How giving up smoking can benefit your health

Most people are aware that smoking isn’t good for them. But for some, quitting isn’t easy. According to Action on Smoking and Health (ASH) more than a third of all smokers make at least one attempt to quit in any given year, but fewer succeed in the long term.

One way to motivate yourself to stick at quitting is to think about the ways it can benefit your health. Smoking affects almost every major organ of the body – plus it can harm the people you smoke around too. Indeed giving up can make a huge improvement to your health and lifestyle – including in some ways you may not have realised.

Fast results

When you quit, some of the health benefits are almost immediate.

Within 20 minutes of your last cigarette your pulse should return to normal, and after eight hours the nicotine and carbon monoxide levels in your blood should be more than halved and your oxygen levels should return to normal too.

Forty-eight hours later carbon monoxide should be eliminated from your body and your lungs should start to clear out mucous and other smoking debris. At this stage there shouldn’t be any nicotine in your body, and your ability to taste and smell may be better.

Seventy-two hours after quitting your breathing should become easier as your bronchial tubes begin to relax. You should also have more energy.

Longer-term benefits

It should take two to 12 weeks for your circulation to improve after stopping smoking. Meanwhile three to nine months later you should be breathing more easily with less coughing and wheezing, as your lung function may have increased by up to 10 per cent.

A year later your risk of heart disease should be about half the risk of someone who’s still smoking, and after 10 years your risk of lung cancer should drop to half that of a smoker. Then 15 years after quitting you should have the same risk of a heart attack as someone who’s never smoked.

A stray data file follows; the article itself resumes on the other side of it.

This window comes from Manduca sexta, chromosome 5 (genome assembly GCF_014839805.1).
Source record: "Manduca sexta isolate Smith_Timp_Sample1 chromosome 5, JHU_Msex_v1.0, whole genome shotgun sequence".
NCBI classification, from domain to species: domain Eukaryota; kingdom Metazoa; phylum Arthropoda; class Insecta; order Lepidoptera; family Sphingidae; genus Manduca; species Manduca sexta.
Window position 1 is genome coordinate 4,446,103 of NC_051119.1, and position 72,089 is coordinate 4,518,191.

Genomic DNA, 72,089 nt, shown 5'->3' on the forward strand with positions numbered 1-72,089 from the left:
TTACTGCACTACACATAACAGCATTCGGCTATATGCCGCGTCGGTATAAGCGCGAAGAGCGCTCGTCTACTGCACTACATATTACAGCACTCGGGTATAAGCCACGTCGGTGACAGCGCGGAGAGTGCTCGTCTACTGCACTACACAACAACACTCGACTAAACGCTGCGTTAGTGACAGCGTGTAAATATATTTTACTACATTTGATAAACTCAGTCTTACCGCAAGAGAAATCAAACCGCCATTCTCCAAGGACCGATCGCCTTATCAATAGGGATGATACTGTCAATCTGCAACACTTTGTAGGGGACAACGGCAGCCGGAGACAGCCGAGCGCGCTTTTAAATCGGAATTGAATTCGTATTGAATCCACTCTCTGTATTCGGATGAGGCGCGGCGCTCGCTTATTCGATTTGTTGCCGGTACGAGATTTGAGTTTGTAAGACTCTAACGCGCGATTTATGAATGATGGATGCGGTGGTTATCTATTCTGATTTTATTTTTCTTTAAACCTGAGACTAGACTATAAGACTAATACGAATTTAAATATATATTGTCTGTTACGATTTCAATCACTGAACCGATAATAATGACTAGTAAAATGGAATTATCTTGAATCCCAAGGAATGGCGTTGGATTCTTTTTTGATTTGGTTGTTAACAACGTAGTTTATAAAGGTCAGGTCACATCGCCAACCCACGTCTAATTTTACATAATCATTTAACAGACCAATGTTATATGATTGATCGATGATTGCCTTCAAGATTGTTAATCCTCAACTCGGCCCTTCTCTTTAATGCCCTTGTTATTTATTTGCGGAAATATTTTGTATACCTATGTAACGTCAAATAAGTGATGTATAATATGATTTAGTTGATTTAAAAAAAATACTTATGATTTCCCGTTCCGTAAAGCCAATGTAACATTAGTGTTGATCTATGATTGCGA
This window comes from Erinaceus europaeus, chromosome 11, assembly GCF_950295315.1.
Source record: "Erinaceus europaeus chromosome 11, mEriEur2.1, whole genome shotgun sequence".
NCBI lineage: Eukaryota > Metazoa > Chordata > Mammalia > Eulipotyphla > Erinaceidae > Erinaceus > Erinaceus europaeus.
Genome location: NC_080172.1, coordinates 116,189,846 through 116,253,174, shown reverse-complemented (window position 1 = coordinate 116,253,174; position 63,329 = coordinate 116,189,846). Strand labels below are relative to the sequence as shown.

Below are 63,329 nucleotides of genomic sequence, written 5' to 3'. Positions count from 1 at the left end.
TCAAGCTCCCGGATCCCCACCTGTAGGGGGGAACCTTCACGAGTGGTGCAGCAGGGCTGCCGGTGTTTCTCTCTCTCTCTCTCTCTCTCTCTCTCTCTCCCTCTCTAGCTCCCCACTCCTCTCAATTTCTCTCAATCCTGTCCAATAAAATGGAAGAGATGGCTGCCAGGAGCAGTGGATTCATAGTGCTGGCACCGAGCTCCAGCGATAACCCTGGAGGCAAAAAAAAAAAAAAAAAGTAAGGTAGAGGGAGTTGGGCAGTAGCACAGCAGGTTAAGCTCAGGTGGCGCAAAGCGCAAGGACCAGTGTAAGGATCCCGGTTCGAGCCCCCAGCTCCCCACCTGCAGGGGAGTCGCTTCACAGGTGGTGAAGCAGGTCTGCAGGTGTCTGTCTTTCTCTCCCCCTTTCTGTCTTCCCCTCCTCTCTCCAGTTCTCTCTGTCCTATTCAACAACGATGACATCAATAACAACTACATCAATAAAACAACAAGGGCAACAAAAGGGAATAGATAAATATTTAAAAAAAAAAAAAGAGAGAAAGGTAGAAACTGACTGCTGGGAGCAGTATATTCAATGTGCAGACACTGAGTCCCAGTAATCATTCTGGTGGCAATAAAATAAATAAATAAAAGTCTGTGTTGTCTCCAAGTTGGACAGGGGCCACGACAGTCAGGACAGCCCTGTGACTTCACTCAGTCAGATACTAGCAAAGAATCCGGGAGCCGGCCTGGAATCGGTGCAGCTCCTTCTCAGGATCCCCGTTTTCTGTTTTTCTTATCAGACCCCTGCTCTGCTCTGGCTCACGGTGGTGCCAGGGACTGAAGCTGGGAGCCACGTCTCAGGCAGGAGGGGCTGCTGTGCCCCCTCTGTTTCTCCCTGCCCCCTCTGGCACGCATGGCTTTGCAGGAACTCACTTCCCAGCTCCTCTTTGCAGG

But that’s not all. There are other benefits of quitting too, including the following:

  • You may be fitter because improved circulation can make taking part in physical activity easier
  • Your skin and teeth may look better (giving up may delay the appearance of wrinkles plus your teeth may be less stained)
  • You should enjoy your food more as your senses of smell and taste improve
  • Your fertility level may improve
  • You’ll have a substantial amount of extra money in your pocket – find out how much you’d save by using the Smokefree cost calculator.

Tips to stay smoke free

Your local Careway pharmacist can help if you need support while giving up smoking and can offer you advice about nicotine replacement therapy (NRT) products that may help with nicotine cravings. Here are some other tips they may give you too:

  • Change your social routine for a while to avoid situations that make you more vulnerable to giving in – situations, for instance, that include excess alcohol.
  • Give your hands something else to do other than hold a cigarette – for instance, try a new hobby to distract you.
  • Whenever you feel the urge to put something in your mouth, chew on a carrot rather than a chocolate or a biscuit.
  • Take regular exercise – this will help keep your weight down, boost your mood and improve your chances of having a good night’s sleep (all of which will help you resist your urges).

There’s also lots more information to help make your stop smoking attempt a successful one at www.nhs.uk/smokefree. Meanwhile you can find your nearest Careway pharmacy by using our Pharmacy Finder.